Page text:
- the systematic articulation of s and z in a forward, dental position, like th-sounds, as a manifestation of a speech disorder or a stylistic affectation.
- any unconventional articulation of the sibilants, as the pronunciation of s and z with the tongue between the teeth (lingual protrusion lisp ), close to or touching the upper front teeth (dental lisp ), or raised so that the breath is emitted laterally (lateral lisp ).
Origin of lisp
OTHER WORDS FROM lisplisp·er, nounlisp·ing·ly, adverbun·lisp·ing, adjective
Words nearby lisp
Other definitions for lisp (2 of 2)
Origin of LISP
How to use lisp in a sentence
He speaks German with a slight lisp, his tongue spilling out of his mouth, so much does he have to tell.Confessions of a Death Camp Collaborator: Claude Lanzmann’s ‘The Last of the Unjust’|Jimmy So|February 7, 2014|DAILY BEAST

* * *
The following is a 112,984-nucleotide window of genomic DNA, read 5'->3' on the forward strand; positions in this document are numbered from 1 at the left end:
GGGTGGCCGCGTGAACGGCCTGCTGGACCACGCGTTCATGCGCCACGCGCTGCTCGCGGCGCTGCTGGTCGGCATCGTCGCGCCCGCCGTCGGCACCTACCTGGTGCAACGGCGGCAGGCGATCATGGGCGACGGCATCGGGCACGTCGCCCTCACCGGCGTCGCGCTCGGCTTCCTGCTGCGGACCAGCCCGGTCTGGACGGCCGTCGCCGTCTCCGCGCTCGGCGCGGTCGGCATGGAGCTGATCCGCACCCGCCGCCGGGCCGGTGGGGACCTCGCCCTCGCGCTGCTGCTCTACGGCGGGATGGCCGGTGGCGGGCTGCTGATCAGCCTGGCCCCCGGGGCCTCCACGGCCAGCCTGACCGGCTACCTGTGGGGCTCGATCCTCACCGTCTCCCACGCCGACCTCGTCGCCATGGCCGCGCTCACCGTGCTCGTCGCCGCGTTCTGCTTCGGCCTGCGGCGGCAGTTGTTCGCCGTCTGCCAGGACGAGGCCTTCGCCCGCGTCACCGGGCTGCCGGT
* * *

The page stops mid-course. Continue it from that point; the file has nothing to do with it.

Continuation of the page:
His arms are covered in tattoos, and he speaks with a bit of a lisp—a remnant, he says, of his California upbringing.Hunter Moore, Creator of ‘Revenge Porn’ Website Is Anyone Up?, Is the Internet’s Public Enemy No. 1|Marlow Stern|March 13, 2012|DAILY BEAST
Toddlerspeak: the lisp that launched a thousand Facebook updates.
Fortunately there are no brilliant sayings to record; he did not lisp in periods.Washington Irving|Henry W. Boynton
In fact, to people who lisp and pronounce their esses as though they were teeaitches, it's quite the same.In Camp With A Tin Soldier|John Kendrick Bangs
She watched the growth of her daughter, who was already beginning to lisp a few words which only a mother could understand.Brother Jacques (Novels of Paul de Kock, Volume XVII)|Charles Paul de Kock
And our thanks and tribute to the shade of "Mother Goose," beloved nurse of all who lisp the English tongue.Pinafore Palace|Various
He was a fair-faced, blue-eyed young man, very shortsighted, with a faint lisp and an effeminate air.Paul Gosslett's Confessions in Love, Law, and The Civil Service|Charles James Lever